Date of Award
Master of Science
The temperature record from the Antarctic Peninsula (AP) shows a warming trend 3°C greater than that of the Antarctic continent (Vaughan, et al., 2003). The LARsen Ice Shelf System, Antarctica (LARISSA) project was developed as an interdisciplinary collaboration to understand the impacts of global climate change on the ice shelf systems of the Peninsula. The 2010 LARISSA cruise to the western AP margin collected the two marine sediment cores from the mouth of Barilari Bay used for this thesis, Jumbo Piston Core (JPC) 127 and Jumbo Kasten Core (JKC) 55. The 77 sediment samples collected at 10 cm intervals were sieved at 63 microns to retain foraminiferal tests, identified to the species level. The 35 most abundant foraminifera species were grouped into five assemblages with one outlier species through Hierarchical Cluster Analysis (HCA), predominantly grouped by calcareous and agglutinated foraminifera. The Principal Component Analysis (PCA) yielded two principal components, which accounted for 81.5% of the variability within the data, correlated to the species Fursenkoina spp. and Bulimina aculeata. The base of this core was found to be nearly 8000 calibrated years before present (cal. yr. BP) through radiocarbon dating of the foraminiferal tests. The PCA results were correlated with the magnetic susceptibility down core, producing a timeline of four distinct zones in the mid- to late Holocene at the outer Barilari Bay core site. The earliest zone indicated stable cold bay waters, followed by a drastic change with the incursion of warmer Circumpolar Deep Water (CDW) onto the continental shelf. The third zone of this study illustrated a period of fluctuation between the cold bay waters and the CDW, interrupted by the Little Ice Age when the ice shelf in Barilari Bay extended to the mouth of the bay. The most recent zone depicts the past 200 years of melting ice shelves and the resulting increase in primary productivity observed in the bays of the western AP, discernable from the diatom, foraminifera, and sedimentological record. This description of the benthic foraminiferal record in outer Barilari Bay increases the understanding of the timing of events in the mid- to late Holocene and will serve as a correlation to other paleoclimate proxies from the LARISSA project.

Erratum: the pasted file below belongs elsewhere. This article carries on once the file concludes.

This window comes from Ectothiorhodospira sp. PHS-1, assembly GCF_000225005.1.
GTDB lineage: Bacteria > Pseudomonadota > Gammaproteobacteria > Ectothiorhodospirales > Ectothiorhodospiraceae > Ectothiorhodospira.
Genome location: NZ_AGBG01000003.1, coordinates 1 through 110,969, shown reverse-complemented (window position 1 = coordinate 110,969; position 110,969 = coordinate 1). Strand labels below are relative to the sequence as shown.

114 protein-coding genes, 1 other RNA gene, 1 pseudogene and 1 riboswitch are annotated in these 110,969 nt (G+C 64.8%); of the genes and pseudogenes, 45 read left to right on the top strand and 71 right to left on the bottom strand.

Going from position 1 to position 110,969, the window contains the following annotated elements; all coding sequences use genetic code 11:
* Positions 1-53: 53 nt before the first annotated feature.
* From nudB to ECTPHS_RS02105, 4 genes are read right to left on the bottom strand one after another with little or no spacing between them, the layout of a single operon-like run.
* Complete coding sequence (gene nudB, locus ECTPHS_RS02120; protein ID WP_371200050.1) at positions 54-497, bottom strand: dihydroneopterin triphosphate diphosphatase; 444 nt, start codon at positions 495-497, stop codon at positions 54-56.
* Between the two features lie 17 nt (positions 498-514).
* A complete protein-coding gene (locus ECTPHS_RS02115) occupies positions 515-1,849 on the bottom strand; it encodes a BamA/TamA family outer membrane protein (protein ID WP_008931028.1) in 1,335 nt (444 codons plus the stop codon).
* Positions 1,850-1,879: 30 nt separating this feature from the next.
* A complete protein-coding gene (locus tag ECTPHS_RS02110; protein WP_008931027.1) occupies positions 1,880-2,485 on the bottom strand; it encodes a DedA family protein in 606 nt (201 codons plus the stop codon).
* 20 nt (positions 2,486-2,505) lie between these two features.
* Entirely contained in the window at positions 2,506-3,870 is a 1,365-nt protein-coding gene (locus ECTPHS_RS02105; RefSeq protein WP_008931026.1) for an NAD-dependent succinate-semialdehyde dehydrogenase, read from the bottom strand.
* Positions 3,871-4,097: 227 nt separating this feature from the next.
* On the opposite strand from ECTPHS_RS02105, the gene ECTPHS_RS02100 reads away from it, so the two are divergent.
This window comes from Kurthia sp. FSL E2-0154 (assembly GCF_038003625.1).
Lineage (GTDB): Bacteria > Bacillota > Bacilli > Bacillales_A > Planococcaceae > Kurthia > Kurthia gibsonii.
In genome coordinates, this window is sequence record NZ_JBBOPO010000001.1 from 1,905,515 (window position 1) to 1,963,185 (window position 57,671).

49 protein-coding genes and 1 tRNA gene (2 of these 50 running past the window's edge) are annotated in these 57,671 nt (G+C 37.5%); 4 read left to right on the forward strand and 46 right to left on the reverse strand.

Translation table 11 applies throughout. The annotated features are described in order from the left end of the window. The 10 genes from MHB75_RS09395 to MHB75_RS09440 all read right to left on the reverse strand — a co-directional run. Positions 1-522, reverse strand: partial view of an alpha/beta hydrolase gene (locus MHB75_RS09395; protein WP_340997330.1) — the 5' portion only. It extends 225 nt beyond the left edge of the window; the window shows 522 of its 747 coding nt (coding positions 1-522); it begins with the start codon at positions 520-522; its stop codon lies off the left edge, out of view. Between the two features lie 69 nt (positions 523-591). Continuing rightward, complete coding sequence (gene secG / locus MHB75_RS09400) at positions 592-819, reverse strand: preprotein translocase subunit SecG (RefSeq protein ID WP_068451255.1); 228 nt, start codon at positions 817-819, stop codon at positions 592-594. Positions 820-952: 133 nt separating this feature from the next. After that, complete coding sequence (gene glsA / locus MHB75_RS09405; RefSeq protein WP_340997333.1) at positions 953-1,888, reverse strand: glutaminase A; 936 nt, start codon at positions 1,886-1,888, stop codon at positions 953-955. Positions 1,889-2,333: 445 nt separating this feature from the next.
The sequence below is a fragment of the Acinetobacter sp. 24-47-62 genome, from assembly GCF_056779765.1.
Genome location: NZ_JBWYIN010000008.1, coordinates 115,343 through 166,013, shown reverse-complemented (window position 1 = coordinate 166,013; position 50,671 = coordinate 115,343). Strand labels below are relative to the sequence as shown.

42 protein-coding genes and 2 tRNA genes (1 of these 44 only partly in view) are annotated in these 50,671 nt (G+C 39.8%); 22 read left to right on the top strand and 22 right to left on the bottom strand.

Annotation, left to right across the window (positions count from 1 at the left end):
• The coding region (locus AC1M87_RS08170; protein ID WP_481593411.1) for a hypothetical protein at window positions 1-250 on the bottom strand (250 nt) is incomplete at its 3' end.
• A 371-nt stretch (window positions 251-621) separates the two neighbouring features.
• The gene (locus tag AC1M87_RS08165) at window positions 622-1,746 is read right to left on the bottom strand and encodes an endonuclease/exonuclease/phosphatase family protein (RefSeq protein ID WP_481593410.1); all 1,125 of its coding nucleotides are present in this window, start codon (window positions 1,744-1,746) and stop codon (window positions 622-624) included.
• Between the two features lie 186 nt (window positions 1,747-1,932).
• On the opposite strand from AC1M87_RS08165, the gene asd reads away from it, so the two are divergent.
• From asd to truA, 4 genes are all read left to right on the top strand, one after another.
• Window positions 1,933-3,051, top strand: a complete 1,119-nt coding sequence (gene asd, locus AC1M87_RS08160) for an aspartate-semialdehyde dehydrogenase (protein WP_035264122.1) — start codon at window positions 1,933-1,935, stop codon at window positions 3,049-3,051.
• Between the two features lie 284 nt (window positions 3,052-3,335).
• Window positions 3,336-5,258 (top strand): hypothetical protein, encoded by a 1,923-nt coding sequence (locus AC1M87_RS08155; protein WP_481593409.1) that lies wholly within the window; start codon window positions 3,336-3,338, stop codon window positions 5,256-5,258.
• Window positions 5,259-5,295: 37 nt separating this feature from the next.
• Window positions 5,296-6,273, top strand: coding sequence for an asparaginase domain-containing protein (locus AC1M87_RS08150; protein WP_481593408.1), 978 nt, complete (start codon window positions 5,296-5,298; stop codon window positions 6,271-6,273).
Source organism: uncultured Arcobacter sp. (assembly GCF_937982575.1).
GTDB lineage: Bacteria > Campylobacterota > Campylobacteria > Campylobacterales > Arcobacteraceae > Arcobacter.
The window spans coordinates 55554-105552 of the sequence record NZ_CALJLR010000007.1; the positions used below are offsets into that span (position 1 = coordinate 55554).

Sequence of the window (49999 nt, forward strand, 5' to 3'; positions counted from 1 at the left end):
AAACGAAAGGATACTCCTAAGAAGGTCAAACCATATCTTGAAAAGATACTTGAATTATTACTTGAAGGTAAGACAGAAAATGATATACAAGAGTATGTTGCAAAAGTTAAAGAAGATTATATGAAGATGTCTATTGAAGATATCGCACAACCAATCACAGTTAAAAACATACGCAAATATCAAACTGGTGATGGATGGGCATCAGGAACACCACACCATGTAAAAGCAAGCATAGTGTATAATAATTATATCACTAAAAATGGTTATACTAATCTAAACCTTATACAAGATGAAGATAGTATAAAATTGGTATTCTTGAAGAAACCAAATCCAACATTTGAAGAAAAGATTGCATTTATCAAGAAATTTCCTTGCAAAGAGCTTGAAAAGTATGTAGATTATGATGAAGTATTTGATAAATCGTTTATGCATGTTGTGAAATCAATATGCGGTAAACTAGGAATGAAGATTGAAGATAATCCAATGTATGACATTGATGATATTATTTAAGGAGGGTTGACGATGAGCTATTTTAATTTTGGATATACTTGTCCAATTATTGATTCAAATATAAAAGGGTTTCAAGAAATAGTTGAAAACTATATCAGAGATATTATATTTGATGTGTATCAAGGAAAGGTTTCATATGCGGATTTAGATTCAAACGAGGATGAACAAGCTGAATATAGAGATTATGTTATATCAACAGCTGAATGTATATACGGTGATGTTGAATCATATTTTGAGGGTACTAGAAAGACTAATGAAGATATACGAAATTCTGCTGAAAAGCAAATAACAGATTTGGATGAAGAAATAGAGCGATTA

This thesis is only available for download to the SIUC community. Others should
contact the interlibrary loan department of your local library.